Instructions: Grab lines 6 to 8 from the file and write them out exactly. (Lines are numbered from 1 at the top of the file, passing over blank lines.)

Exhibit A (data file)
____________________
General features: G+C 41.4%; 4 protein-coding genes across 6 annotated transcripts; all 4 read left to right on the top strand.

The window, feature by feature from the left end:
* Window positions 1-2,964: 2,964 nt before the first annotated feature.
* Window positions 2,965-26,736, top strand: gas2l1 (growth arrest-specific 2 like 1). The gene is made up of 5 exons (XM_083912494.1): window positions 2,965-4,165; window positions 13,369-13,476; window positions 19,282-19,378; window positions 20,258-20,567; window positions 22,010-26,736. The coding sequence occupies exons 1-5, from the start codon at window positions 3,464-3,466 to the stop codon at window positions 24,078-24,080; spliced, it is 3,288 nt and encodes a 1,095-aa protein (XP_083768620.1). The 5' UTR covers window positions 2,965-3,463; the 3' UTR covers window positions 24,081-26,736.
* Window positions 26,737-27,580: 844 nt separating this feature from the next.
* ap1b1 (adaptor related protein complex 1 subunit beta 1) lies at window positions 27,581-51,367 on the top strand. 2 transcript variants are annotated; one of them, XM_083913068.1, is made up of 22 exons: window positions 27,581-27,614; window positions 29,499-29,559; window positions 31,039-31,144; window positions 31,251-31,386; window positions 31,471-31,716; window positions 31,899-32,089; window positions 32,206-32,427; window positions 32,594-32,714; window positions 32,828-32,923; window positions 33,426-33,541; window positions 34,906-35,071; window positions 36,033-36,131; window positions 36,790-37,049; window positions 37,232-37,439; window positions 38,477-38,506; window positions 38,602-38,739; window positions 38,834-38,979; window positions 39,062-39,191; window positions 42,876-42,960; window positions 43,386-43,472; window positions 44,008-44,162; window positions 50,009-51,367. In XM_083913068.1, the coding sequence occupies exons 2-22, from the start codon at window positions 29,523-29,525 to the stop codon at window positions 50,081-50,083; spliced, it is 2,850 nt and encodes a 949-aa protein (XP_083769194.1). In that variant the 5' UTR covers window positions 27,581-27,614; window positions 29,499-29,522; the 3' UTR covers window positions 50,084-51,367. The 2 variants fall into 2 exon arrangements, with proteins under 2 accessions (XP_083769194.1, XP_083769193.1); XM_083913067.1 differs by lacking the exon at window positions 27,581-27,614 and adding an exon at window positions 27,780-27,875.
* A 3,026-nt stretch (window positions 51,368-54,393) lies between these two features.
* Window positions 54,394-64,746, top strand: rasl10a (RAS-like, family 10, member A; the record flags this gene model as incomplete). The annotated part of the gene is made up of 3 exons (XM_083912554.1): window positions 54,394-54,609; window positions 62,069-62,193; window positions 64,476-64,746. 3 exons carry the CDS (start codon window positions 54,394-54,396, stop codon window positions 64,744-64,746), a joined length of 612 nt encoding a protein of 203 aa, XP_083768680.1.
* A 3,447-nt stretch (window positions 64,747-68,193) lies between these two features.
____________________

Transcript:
* ap1b1 (adaptor related protein complex 1 subunit beta 1) lies at window positions 27,581-51,367 on the top strand. 2 transcript variants are annotated; one of them, XM_083913068.1, is made up of 22 exons: window positions 27,581-27,614; window positions 29,499-29,559; window positions 31,039-31,144; window positions 31,251-31,386; window positions 31,471-31,716; window positions 31,899-32,089; window positions 32,206-32,427; window positions 32,594-32,714; window positions 32,828-32,923; window positions 33,426-33,541; window positions 34,906-35,071; window positions 36,033-36,131; window positions 36,790-37,049; window positions 37,232-37,439; window positions 38,477-38,506; window positions 38,602-38,739; window positions 38,834-38,979; window positions 39,062-39,191; window positions 42,876-42,960; window positions 43,386-43,472; window positions 44,008-44,162; window positions 50,009-51,367. In XM_083913068.1, the coding sequence occupies exons 2-22, from the start codon at window positions 29,523-29,525 to the stop codon at window positions 50,081-50,083; spliced, it is 2,850 nt and encodes a 949-aa protein (XP_083769194.1). In that variant the 5' UTR covers window positions 27,581-27,614; window positions 29,499-29,522; the 3' UTR covers window positions 50,084-51,367. The 2 variants fall into 2 exon arrangements, with proteins under 2 accessions (XP_083769194.1, XP_083769193.1); XM_083913067.1 differs by lacking the exon at window positions 27,581-27,614 and adding an exon at window positions 27,780-27,875.
* A 3,026-nt stretch (window positions 51,368-54,393) lies between these two features.
* Window positions 54,394-64,746, top strand: rasl10a (RAS-like, family 10, member A; the record flags this gene model as incomplete). The annotated part of the gene is made up of 3 exons (XM_083912554.1): window positions 54,394-54,609; window positions 62,069-62,193; window positions 64,476-64,746. 3 exons carry the CDS (start codon window positions 54,394-54,396, stop codon window positions 64,744-64,746), a joined length of 612 nt encoding a protein of 203 aa, XP_083768680.1.